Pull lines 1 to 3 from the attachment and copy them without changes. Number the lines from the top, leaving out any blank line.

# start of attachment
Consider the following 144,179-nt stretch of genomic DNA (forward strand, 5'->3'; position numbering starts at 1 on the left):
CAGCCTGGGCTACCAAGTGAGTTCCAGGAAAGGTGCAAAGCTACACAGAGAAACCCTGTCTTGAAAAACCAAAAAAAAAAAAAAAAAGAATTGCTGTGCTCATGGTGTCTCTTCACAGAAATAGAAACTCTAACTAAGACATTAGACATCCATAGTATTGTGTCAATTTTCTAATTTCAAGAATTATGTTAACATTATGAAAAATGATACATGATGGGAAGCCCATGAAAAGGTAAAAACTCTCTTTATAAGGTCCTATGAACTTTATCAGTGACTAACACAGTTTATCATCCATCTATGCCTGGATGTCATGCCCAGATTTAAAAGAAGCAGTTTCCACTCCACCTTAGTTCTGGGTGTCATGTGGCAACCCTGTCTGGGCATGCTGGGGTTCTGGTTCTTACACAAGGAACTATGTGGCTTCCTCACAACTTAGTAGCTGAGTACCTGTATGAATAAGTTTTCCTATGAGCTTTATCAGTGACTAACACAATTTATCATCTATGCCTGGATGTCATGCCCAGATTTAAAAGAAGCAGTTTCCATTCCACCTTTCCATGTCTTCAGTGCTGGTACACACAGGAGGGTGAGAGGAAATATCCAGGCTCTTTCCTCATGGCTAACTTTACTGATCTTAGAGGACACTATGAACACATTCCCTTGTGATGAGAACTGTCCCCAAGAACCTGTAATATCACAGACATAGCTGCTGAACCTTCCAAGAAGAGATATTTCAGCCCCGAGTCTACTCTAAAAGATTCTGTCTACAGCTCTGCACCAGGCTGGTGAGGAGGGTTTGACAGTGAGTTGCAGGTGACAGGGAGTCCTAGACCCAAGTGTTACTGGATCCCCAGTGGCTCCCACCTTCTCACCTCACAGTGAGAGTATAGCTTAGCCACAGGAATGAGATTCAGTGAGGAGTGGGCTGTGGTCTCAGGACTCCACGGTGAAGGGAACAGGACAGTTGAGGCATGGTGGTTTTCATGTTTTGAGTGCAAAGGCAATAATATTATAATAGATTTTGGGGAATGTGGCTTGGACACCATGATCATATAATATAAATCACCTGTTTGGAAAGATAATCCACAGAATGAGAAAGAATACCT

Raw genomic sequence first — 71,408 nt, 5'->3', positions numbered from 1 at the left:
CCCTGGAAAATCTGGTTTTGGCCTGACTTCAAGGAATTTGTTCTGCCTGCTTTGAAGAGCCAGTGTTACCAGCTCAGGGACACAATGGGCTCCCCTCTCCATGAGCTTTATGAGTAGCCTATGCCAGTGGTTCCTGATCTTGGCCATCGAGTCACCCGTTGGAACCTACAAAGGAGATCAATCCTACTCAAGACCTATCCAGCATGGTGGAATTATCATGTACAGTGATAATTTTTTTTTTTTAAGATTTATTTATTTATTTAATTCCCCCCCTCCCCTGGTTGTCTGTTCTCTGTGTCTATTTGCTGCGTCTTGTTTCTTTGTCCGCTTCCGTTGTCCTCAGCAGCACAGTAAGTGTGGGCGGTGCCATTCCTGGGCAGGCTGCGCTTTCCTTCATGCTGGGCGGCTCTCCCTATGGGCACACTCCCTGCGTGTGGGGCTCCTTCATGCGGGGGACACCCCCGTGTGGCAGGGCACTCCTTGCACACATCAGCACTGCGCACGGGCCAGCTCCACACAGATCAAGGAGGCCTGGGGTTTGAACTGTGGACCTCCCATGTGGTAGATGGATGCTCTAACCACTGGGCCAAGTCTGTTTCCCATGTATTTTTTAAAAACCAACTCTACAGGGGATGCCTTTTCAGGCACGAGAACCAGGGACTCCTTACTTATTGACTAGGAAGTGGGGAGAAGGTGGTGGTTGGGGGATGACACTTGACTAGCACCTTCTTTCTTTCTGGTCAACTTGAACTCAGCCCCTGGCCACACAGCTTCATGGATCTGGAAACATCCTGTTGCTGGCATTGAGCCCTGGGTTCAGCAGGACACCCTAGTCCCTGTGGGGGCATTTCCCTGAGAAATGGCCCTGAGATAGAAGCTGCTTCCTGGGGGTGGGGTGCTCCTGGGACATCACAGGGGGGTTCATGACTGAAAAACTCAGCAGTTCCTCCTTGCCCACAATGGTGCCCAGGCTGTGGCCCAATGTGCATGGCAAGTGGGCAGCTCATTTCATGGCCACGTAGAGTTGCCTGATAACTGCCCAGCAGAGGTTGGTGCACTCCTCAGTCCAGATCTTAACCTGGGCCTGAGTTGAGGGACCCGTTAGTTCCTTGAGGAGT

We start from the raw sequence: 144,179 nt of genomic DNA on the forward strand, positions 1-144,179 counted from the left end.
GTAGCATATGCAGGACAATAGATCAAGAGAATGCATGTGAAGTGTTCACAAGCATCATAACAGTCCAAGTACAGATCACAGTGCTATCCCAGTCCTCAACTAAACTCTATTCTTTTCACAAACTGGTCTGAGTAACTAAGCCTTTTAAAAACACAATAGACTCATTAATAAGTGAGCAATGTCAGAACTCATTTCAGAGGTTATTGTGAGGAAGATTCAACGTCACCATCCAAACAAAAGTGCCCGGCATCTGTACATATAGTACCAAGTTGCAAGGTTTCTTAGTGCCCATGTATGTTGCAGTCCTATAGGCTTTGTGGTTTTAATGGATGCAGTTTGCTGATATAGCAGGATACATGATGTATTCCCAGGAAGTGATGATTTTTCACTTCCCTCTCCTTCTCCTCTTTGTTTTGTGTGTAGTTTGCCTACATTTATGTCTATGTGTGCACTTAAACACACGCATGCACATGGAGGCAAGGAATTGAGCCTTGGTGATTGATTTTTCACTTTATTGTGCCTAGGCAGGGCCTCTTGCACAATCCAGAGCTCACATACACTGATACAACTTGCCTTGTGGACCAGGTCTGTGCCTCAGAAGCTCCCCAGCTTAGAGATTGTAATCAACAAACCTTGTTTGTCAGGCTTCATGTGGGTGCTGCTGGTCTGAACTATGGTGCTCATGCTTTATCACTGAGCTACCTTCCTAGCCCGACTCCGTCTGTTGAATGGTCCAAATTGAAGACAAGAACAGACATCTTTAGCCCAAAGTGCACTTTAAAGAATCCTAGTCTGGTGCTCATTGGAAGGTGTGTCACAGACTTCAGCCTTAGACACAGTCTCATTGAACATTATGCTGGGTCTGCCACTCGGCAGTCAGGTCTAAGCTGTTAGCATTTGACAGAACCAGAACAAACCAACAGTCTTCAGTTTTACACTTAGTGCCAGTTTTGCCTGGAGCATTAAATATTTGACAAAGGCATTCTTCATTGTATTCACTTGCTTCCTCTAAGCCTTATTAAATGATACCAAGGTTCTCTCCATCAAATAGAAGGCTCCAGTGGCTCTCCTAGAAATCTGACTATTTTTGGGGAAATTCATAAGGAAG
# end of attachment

Consider the following 144,179-nt stretch of genomic DNA (forward strand, 5'->3'; position numbering starts at 1 on the left):
CAGCCTGGGCTACCAAGTGAGTTCCAGGAAAGGTGCAAAGCTACACAGAGAAACCCTGTCTTGAAAAACCAAAAAAAAAAAAAAAAAGAATTGCTGTGCTCATGGTGTCTCTTCACAGAAATAGAAACTCTAACTAAGACATTAGACATCCATAGTATTGTGTCAATTTTCTAATTTCAAGAATTATGTTAACATTATGAAAAATGATACATGATGGGAAGCCCATGAAAAGGTAAAAACTCTCTTTATAAGGTCCTATGAACTTTATCAGTGACTAACACAGTTTATCATCCATCTATGCCTGGATGTCATGCCCAGATTTAAAAGAAGCAGTTTCCACTCCACCTTAGTTCTGGGTGTCATGTGGCAACCCTGTCTGGGCATGCTGGGGTTCTGGTTCTTACACAAGGAACTATGTGGCTTCCTCACAACTTAGTAGCTGAGTACCTGTATGAATAAGTTTTCCTATGAGCTTTATCAGTGACTAACACAATTTATCATCTATGCCTGGATGTCATGCCCAGATTTAAAAGAAGCAGTTTCCATTCCACCTTTCCATGTCTTCAGTGCTGGTACACACAGGAGGGTGAGAGGAAATATCCAGGCTCTTTCCTCATGGCTAACTTTACTGATCTTAGAGGACACTATGAACACATTCCCTTGTGATGAGAACTGTCCCCAAGAACCTGTAATATCACAGACATAGCTGCTGAACCTTCCAAGAAGAGATATTTCAGCCCCGAGTCTACTCTAAAAGATTCTGTCTACAGCTCTGCACCAGGCTGGTGAGGAGGGTTTGACAGTGAGTTGCAGGTGACAGGGAGTCCTAGACCCAAGTGTTACTGGATCCCCAGTGGCTCCCACCTTCTCACCTCACAGTGAGAGTATAGCTTAGCCACAGGAATGAGATTCAGTGAGGAGTGGGCTGTGGTCTCAGGACTCCACGGTGAAGGGAACAGGACAGTTGAGGCATGGTGGTTTTCATGTTTTGAGTGCAAAGGCAATAATATTATAATAGATTTTGGGGAATGTGGCTTGGACACCATGATCATATAATATAAATCACCTGTTTGGAAAGATAATCCACAGAATGAGAAAGAATACCT

Raw genomic sequence first — 71,408 nt, 5'->3', positions numbered from 1 at the left: